Sam Sweeney, musician

5When fiddler Sam Sweeney worked his way through an array of instruments on sale at an Oxford shop in his hunt for a new violin one stood out from the rest.

It had a particular voice demanding to be heard and the captivated 18-year-old folk musician who had just left school bought it and took it home.

It was 2008 and this was the start of a remarkable story which Derbyshire based Sam has now been sharing with audiences across the country with his moving show Made in the Great War.

“When I bought the fiddle I couldn’t possible have imagined that I would play a part in the life of such an extraordinary instrument,” said Sam.

“I tried out many violins in the shop but I fell in love with this instrument. I thought it was new – it smelt of varnish and everything – but later at home when I looked inside I noticed the label had the date of 1915 and the name Richard S Howard.”

There was also another sticker that said ‘Made in the Great War’.

“I just couldn’t understand it and went back to the shop to discover more.

“The owner, Roger Claridge, told me that he had bought the parts in a manila envelope at auction and had later finished it and put it in the shop for sale.

“I was so intrigued by the story that together with my dad, who is a keen genealogist, I set out to find out more about the life of this man.”

They discovered he was a sometime music hall performer from Leeds who was conscripted in 1916 at the age of 35 and killed less than two years later during the battle of Messines Ridge.

The violin he had been working on was left unfinished in his workshop and in his memory his daughter Rose kept the pieces in the envelope for nine decades.

The potent story inspired Sam, who lives at Stoney Middleton, to create an intimate multimedia performance telling the fiddle’s incredible tale and saw him take the instrument to the dead soldier’s grave in Belgium.

“I took the fiddle he never got to finish to his graveside and I played it to him. I played his regimental march – the Wellesley. I think the story came full circle at that point,” said Sam who says there are often tears when he tells the tale.

You might think that devising and performing your own show to mark the anniversary of the Great War would be enough to keep anyone busy this year but not this 25-year-old award winner who first picked up a fiddle aged six.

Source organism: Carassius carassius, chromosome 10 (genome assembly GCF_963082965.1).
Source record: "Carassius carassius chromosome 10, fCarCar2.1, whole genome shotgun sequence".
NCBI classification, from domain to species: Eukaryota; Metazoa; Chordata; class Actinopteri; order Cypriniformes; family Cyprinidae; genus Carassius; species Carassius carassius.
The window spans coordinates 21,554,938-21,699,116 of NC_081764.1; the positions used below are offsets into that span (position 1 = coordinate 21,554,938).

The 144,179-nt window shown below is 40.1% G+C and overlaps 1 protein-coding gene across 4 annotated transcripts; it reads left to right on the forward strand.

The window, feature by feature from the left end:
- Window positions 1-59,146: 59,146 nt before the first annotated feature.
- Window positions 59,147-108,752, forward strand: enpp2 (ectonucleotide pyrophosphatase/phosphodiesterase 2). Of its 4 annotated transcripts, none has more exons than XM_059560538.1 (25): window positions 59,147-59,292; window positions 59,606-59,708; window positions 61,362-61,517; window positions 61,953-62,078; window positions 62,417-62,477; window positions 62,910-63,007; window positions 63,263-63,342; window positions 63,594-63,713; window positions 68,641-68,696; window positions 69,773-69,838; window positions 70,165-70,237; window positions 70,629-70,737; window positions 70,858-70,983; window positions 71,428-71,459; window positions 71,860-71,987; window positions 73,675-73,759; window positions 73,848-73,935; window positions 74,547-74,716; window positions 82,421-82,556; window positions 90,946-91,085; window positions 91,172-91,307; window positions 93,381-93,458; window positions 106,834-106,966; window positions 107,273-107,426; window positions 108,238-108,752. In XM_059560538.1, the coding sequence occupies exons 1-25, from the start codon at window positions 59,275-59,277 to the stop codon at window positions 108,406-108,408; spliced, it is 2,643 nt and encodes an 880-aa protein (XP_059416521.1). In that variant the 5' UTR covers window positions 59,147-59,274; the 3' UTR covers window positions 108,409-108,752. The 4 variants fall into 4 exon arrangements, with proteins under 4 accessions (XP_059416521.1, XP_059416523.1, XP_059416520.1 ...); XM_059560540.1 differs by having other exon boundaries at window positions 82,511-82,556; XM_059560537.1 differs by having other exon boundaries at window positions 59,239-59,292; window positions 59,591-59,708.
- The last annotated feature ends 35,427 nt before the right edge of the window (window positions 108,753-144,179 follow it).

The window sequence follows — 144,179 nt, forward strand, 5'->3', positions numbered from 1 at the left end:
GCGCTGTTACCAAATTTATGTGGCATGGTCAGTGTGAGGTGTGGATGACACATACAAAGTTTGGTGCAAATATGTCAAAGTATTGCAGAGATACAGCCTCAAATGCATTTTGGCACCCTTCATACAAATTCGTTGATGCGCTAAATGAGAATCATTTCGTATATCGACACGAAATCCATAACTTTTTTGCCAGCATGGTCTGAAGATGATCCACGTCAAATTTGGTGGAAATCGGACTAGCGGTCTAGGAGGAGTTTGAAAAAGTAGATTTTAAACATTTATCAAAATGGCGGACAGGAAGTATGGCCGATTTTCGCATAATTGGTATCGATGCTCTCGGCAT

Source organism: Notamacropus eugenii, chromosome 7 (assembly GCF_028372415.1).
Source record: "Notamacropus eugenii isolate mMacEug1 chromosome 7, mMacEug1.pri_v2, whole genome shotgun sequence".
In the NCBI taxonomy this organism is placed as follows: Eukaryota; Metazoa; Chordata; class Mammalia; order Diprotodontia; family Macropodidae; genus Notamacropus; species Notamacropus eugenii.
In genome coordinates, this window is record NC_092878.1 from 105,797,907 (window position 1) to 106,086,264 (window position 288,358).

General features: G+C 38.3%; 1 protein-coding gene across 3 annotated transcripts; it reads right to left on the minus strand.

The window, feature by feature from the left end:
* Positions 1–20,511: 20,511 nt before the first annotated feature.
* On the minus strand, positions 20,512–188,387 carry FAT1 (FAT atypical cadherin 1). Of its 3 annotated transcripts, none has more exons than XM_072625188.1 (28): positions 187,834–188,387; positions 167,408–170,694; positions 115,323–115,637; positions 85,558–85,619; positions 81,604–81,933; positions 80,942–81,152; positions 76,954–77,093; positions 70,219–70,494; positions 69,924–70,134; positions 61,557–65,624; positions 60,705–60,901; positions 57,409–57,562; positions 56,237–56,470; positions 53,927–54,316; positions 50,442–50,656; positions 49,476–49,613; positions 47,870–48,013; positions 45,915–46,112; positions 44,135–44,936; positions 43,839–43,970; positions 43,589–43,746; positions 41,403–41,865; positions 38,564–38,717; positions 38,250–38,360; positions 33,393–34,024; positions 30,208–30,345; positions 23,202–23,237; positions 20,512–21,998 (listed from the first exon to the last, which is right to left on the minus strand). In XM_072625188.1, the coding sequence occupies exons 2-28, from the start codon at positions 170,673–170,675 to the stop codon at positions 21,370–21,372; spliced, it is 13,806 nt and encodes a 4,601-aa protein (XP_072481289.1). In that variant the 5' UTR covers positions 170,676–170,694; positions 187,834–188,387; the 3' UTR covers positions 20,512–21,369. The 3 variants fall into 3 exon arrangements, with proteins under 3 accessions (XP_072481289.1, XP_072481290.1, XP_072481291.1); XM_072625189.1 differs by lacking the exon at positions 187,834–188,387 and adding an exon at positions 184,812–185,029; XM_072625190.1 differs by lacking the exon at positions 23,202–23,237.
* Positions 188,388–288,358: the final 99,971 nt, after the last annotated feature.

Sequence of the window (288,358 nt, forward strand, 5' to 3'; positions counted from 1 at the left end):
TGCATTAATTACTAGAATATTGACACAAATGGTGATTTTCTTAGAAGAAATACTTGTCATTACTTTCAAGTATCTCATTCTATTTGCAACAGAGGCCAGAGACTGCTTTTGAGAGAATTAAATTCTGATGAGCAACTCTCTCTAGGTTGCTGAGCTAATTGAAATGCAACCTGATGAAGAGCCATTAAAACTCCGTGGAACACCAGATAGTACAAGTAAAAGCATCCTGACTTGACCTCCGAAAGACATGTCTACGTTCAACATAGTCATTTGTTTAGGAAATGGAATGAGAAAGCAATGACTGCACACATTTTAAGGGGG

Sam Sweeney is one of the hottest musicians currently on the folk scene and he hardly sits still – when one tour is over another is about to kick off.

He has twice been nominated for the Musician of the Year in the BBC Folk Awards has made numerous television appearances and currently plays with Bellowhead, Eliza Carthy’s Wayward Band, Fay Hield and the Hurricane Party and The Full English.

His newest band is Leveret, a trio that includes Rob Harbron and Andy Cutting – heroes of his since he was a teenager.

“What we all adore is English traditional instrumental music and we just play and play and play. We bounce off each other and the whole premise of the band is not to have anything set in stone. There is no arrangement. It just happens,” said Sam.

The threesome recently put that aim to the test in an unexpected way when they recorded their first album.

Having booked a studio in the middle of Wales for three days they discovered that after 48 hours there was a technical hitch that meant their work had been lost.

“At that point we had just eight hours left so we recorded the whole album just as it came. We were under pressure but it worked,” he said.

Leveret are about to embark on a few gigs one of which is at New Mills Arts Centre on December 12. There will be another tour early next year.

Sam’s first band was Kerfuffle, which he formed with his brother and Hannah James when he was just 11 years old. In their eight years together they produced five albums.

In the same year Sam won the In The Tradition Award at the Assembly Rooms in Derby and he has been a darling of the Derbyshire folk scene and in particular Derby Folk Festival ever since.

“From the moment I picked up the violin I never wanted to do anything else. I never wanted to be a footballer or an astronaut. Because I started so early I learnt everything by ear before I knew there was any other way.

“Even though I was taught classical music I didn’t really fit in. My bow was always going in the wrong direction – well all over the place obviously – and I got told off for tapping my foot.

“It was always going to be folk music for me and I wouldn’t change a thing about my life just now.”

Go to to find out up-to-date details about gigs.